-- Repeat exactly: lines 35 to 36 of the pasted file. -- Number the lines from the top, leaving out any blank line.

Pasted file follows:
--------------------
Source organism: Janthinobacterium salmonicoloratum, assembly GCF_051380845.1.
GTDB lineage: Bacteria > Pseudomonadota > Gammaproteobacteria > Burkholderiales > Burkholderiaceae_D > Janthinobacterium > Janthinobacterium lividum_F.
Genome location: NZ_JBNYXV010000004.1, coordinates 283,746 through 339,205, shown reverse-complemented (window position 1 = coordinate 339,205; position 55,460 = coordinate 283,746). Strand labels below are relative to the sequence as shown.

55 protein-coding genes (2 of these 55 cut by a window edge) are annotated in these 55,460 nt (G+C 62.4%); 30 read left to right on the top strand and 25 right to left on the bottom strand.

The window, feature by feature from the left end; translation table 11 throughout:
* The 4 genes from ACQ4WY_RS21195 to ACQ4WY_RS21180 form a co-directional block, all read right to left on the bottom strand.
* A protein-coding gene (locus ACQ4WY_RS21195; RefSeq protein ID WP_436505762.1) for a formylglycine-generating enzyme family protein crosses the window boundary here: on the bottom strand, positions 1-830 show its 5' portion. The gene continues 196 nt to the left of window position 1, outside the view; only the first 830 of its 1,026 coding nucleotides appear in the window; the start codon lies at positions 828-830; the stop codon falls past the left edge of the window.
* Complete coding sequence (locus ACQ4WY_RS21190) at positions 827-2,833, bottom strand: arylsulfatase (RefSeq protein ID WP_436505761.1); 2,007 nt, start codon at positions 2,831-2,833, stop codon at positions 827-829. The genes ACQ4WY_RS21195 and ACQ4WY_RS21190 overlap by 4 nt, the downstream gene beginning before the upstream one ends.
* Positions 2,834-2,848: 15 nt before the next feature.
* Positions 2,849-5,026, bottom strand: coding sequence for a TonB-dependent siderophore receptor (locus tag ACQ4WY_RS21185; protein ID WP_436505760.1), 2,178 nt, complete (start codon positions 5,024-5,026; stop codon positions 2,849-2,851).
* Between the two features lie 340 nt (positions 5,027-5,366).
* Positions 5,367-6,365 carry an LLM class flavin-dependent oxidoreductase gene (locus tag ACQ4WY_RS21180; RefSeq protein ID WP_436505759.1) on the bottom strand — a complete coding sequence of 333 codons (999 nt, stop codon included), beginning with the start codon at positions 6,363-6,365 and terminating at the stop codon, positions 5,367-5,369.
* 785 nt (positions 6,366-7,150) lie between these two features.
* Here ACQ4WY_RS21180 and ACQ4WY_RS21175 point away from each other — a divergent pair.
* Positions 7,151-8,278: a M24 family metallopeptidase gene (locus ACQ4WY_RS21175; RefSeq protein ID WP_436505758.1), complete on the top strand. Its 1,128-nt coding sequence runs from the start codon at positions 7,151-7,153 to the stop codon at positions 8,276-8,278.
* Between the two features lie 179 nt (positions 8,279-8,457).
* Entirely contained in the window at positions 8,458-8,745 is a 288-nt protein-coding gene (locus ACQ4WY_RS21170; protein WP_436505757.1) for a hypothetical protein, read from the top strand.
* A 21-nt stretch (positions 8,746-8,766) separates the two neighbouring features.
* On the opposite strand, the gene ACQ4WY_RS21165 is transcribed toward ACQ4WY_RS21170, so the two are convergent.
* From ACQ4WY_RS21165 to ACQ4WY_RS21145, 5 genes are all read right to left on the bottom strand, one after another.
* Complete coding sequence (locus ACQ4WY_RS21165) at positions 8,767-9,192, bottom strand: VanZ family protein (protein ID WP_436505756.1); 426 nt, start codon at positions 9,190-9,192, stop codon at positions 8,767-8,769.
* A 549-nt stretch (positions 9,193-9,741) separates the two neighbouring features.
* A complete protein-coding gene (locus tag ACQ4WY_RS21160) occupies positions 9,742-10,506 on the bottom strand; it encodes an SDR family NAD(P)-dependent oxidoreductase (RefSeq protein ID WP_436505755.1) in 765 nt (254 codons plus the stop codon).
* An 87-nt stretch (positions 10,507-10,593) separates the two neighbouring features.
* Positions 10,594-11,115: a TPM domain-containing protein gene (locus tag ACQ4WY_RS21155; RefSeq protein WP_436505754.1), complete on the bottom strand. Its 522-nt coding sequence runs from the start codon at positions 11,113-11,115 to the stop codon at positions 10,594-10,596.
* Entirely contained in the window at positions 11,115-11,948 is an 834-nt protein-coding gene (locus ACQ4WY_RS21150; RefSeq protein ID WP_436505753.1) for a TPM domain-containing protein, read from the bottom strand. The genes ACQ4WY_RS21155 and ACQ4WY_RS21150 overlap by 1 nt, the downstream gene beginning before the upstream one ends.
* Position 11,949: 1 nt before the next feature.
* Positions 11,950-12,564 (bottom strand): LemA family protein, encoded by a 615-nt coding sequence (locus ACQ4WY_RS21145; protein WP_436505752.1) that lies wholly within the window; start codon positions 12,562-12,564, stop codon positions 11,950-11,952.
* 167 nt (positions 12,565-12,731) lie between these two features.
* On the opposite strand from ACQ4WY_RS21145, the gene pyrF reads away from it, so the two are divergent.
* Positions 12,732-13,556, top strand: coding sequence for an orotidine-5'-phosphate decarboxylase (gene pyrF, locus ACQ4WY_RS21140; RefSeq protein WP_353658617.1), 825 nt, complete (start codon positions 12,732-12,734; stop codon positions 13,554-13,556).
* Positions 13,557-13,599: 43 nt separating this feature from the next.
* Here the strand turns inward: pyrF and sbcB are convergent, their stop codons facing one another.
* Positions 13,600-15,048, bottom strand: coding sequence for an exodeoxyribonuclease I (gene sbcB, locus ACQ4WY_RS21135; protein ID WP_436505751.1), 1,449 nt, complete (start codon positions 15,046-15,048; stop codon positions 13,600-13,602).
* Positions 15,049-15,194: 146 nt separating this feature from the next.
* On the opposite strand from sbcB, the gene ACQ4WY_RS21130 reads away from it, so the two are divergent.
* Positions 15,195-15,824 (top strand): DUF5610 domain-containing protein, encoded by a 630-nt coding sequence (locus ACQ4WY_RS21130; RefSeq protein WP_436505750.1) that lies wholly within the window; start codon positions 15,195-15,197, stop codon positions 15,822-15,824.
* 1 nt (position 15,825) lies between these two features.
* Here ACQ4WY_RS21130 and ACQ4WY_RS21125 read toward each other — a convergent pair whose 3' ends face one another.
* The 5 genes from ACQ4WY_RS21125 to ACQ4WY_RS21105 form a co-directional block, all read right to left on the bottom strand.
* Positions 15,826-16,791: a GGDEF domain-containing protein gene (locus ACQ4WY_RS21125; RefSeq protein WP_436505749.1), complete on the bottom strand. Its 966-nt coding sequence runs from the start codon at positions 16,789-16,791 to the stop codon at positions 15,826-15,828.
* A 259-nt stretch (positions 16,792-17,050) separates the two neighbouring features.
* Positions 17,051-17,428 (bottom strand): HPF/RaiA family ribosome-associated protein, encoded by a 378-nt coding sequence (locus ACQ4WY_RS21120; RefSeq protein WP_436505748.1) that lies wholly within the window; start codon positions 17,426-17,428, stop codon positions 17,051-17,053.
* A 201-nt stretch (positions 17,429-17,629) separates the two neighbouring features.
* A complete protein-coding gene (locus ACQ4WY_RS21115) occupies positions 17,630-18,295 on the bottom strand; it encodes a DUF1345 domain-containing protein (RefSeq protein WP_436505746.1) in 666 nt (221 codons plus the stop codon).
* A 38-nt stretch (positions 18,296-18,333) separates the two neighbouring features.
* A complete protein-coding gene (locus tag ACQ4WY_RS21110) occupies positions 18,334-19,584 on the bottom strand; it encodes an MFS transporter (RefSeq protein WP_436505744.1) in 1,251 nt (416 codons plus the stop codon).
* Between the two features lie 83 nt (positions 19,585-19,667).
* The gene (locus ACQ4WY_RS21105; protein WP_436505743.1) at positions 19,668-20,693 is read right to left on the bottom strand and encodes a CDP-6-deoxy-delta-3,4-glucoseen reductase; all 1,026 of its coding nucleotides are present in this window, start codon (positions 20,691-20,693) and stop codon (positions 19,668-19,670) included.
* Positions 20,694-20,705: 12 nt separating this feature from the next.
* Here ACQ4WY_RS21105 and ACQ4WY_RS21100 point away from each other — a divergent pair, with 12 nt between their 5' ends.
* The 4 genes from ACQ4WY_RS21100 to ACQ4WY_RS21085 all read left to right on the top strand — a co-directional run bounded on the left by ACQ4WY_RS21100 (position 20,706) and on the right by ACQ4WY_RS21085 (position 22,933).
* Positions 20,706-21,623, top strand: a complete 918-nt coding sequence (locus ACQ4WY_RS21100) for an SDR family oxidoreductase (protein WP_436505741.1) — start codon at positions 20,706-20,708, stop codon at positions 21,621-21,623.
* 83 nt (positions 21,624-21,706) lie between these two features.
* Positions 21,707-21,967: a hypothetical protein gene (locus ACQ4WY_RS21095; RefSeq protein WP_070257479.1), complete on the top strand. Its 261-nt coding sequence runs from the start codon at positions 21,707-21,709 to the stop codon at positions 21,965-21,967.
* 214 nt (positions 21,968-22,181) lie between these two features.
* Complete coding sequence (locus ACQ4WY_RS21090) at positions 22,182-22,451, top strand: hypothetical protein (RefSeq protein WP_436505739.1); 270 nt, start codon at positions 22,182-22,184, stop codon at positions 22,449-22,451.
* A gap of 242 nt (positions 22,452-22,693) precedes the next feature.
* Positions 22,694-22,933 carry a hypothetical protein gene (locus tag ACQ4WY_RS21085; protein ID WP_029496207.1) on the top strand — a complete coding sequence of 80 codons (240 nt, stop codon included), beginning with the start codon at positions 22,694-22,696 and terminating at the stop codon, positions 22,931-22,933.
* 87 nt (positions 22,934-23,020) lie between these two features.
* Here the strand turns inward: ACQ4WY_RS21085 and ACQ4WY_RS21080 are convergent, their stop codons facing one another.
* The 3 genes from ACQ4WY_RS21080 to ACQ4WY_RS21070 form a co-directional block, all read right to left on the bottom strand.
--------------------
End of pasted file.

* Positions 15,049-15,194: 146 nt separating this feature from the next.
* On the opposite strand from sbcB, the gene ACQ4WY_RS21130 reads away from it, so the two are divergent.